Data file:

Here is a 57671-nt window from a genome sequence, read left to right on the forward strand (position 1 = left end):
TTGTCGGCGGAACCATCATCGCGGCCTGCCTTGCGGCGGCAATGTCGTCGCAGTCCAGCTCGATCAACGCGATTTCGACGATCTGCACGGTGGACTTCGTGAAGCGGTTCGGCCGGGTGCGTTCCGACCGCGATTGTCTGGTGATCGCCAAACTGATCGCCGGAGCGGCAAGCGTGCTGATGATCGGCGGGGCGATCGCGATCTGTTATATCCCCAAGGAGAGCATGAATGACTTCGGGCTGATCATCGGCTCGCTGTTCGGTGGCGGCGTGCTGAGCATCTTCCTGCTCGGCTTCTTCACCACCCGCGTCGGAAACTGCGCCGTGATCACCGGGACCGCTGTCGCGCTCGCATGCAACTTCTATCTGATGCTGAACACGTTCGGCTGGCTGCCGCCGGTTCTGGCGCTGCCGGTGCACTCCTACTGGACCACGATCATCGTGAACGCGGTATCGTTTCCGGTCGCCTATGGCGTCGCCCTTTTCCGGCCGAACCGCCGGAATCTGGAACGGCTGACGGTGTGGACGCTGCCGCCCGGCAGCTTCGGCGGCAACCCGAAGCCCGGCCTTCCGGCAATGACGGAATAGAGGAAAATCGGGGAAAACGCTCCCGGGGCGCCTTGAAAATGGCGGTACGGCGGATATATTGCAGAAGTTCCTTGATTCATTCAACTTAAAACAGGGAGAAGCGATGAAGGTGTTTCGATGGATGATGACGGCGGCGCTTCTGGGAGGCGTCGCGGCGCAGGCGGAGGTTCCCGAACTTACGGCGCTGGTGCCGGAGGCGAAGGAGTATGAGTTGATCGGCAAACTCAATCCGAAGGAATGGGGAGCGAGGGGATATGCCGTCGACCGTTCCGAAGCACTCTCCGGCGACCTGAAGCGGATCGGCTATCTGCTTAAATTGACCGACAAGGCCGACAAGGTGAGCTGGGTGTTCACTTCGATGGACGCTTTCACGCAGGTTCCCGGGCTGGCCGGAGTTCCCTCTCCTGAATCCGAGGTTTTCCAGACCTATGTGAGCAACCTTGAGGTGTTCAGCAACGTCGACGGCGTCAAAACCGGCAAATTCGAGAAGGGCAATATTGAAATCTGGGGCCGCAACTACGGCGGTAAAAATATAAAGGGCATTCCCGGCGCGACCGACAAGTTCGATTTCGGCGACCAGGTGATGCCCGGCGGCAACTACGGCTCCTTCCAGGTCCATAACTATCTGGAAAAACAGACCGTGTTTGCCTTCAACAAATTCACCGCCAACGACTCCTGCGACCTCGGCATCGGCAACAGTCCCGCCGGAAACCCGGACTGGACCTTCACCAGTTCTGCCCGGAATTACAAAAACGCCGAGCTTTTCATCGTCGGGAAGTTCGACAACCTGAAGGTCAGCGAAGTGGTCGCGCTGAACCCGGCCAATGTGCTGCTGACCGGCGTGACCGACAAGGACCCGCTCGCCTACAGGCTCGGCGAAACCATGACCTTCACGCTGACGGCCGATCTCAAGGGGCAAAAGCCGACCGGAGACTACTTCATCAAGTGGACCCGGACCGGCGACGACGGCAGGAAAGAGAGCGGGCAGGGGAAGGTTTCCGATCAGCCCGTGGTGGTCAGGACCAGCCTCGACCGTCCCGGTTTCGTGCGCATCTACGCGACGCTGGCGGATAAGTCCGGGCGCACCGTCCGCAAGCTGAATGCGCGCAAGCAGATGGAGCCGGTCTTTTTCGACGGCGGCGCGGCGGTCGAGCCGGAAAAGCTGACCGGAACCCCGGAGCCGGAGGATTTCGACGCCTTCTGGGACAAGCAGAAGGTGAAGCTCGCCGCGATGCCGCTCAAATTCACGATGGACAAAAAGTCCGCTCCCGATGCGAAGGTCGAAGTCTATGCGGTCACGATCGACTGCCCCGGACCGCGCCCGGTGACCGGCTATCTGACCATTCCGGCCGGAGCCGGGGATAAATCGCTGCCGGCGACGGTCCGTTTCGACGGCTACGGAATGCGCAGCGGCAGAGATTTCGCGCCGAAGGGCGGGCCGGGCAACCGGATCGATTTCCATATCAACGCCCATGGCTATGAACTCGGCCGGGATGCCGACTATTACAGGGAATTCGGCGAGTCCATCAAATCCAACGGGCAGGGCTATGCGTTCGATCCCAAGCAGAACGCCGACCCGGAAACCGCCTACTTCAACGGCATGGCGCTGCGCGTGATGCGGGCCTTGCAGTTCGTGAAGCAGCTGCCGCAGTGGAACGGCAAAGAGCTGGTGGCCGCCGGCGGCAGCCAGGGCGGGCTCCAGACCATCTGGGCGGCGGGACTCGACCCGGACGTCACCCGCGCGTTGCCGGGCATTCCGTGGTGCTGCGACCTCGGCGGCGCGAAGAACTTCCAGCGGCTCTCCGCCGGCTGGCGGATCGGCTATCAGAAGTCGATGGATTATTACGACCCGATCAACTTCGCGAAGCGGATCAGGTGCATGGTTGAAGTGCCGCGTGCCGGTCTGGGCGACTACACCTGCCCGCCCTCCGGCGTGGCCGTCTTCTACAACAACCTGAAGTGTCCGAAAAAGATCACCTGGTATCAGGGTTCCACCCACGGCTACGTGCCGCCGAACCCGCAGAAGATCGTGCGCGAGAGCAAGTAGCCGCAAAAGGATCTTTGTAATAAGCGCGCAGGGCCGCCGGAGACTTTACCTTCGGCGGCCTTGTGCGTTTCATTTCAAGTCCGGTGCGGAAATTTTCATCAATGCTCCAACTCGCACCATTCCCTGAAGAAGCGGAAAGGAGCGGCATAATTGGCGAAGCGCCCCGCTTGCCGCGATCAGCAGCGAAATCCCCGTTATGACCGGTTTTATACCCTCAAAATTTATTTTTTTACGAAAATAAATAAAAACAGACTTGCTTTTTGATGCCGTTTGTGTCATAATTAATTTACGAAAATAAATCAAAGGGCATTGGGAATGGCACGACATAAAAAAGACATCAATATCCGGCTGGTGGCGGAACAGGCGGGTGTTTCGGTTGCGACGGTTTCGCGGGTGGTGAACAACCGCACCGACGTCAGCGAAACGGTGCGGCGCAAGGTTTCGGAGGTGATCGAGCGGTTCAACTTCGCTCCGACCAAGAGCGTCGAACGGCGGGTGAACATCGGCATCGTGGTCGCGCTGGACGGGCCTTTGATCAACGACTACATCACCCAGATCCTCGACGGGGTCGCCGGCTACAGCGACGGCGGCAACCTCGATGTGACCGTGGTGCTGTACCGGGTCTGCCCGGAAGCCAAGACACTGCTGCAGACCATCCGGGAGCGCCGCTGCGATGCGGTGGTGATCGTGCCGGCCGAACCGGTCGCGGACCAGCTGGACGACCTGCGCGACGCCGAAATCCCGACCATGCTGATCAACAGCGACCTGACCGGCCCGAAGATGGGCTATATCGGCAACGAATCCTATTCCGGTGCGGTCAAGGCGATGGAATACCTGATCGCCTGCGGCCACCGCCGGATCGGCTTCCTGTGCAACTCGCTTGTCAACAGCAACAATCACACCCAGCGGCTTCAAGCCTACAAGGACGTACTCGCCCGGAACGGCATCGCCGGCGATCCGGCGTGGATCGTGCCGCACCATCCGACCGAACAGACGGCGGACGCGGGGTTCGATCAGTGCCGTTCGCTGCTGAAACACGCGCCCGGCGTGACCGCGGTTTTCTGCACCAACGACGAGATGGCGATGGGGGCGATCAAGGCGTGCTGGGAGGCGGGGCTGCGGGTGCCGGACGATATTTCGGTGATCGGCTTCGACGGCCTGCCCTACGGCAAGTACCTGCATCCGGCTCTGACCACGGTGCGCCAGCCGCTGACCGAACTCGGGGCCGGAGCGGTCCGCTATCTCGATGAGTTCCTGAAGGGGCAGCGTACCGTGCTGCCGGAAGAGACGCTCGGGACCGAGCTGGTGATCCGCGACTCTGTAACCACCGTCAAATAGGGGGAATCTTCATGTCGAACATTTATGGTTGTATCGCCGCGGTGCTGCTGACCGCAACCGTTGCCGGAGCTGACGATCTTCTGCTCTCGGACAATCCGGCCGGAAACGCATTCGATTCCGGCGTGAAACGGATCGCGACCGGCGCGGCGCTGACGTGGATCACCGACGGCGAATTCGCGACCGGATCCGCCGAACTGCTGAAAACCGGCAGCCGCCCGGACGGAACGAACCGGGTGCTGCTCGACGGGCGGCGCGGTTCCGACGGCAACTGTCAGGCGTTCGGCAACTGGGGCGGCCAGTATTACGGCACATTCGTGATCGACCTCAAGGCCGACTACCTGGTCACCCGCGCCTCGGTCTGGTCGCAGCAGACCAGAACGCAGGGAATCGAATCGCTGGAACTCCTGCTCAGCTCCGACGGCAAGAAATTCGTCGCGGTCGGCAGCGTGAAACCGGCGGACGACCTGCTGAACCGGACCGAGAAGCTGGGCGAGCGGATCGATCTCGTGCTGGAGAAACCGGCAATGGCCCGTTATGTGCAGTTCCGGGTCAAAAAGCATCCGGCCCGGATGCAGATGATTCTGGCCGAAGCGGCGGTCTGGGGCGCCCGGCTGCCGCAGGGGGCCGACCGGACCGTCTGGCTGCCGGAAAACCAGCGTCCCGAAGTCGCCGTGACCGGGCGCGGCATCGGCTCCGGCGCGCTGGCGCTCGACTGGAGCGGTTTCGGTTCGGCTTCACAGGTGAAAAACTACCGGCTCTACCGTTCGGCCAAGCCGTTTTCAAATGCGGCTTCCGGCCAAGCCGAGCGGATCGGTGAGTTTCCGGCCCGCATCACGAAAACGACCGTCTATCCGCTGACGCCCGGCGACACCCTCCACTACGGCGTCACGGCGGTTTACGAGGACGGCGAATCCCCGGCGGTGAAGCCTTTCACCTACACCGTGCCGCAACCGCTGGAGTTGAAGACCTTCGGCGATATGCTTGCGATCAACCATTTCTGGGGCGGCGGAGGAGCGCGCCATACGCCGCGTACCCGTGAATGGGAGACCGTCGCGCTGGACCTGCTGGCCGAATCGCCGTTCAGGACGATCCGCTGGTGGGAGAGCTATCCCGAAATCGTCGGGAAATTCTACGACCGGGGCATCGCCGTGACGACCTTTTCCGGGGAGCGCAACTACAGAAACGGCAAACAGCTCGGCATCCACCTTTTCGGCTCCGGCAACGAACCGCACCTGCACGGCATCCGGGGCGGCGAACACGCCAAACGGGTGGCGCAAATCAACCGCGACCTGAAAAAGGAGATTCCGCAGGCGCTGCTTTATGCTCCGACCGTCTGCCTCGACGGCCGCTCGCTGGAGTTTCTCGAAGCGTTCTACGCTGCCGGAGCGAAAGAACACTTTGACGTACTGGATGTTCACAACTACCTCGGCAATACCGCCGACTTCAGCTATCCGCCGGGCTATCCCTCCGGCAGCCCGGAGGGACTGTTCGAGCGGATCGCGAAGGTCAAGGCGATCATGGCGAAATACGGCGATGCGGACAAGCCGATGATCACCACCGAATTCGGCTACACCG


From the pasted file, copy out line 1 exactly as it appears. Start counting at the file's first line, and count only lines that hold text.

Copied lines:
Here is a 57671-nt window from a genome sequence, read left to right on the forward strand (position 1 = left end):